# example of morphism of affine schemes

Let $X={\rm Spec}~k[x,y,t]/<yt-x^2>$ and let $Y={\rm Spec}~ k[t]$. Let $f:X \rightarrow Y$ be the morphism determined by $k[t] \rightarrow k[x,y,t]/<yt-x^2>$.

Is f surjective> If f is surjective, why??

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Do you mean the inclusion of rings there? – Zhen Lin Feb 11 '13 at 11:01
Yes, $f$ is induced by $k[t] \hookrightarrow k[x,y,t] \rightarrow k[x,y,t]/<yt-x^2>$. – Sang Cheol Lee Feb 11 '13 at 11:55

I'm assuming your map of rings comes from the natural inclusion: $i:k[t]\rightarrow[x,y,t]\rightarrow k[x,y,t]/<yt-x^2>=A$.
A prime of $k[T]$ is of the form $(F(t))$ where $F(t)$ is an irreducible polynomial over $k$. Show that the $I=F(t)A$ is not the whole ring $A$ (This amounts to showing that $yt-x^2$ and $F(t)$ don't generate $k[x,y,t]$). In fact it is even prime but we won't need that. We just need the fact that $I$ is contained in a prime ideal $P\in Spec(A)$. So $i^{-1}(P)$ is a prime of $k[t]$ that contains $F(t)$ and hence equal to $(F(t))$.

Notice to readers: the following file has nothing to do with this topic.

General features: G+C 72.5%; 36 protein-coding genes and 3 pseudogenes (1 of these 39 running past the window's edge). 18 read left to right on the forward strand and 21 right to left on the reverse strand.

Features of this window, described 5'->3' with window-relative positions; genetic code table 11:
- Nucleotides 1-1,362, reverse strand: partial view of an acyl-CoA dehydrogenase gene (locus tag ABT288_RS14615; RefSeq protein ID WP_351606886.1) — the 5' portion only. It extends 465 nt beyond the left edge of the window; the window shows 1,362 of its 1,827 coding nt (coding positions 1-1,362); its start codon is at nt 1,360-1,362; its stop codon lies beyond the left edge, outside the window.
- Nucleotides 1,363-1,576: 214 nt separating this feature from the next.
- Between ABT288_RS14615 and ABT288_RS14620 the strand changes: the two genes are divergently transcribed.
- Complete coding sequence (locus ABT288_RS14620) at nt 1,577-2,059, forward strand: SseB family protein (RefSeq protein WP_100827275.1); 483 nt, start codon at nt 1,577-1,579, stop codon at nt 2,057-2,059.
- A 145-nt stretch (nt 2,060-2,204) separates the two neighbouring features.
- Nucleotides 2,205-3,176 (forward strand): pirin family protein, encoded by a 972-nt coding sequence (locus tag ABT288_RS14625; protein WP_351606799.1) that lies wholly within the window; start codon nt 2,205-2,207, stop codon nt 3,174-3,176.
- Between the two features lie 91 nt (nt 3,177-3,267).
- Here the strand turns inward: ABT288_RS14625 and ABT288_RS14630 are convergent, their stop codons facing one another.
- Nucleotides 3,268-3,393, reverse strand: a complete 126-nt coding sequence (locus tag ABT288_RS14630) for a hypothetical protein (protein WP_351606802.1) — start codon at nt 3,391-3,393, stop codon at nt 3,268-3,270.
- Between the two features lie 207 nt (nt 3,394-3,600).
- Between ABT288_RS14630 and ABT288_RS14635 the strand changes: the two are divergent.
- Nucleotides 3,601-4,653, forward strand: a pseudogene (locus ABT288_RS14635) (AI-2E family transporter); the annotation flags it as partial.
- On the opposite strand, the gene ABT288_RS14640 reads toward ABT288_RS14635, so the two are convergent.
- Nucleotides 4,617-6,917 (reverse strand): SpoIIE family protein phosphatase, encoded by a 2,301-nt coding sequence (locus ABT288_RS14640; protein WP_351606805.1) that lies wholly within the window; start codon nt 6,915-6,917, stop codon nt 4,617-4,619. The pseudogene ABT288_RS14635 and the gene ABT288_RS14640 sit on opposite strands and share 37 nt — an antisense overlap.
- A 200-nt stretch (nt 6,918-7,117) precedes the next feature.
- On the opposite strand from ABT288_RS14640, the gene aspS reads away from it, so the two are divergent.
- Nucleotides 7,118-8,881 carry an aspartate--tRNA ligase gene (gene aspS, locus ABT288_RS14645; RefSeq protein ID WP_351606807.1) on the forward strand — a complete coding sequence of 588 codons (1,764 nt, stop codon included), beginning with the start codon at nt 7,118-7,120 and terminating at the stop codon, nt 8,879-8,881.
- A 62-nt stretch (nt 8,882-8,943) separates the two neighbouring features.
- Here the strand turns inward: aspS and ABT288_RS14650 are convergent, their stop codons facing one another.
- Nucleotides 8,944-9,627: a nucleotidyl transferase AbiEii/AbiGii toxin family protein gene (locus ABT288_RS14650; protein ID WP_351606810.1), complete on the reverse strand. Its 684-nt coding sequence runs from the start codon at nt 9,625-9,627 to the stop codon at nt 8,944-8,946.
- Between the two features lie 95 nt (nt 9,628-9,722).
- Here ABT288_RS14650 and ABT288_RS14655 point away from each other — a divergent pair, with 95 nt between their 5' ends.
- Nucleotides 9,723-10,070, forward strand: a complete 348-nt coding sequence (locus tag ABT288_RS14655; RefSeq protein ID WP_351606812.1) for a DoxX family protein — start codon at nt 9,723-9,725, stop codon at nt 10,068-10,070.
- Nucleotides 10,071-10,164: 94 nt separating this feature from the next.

$k[t] \to k[x,y,t]/(yt-x^2)$ is a split monomorphism with retraction $k[x,y,t]/(yt-x^2) \to k[t], t \mapsto t, y \mapsto 1, x \mapsto 0$. It follows that the induced morphism of schemes is a split epimorphism; in particular surjective.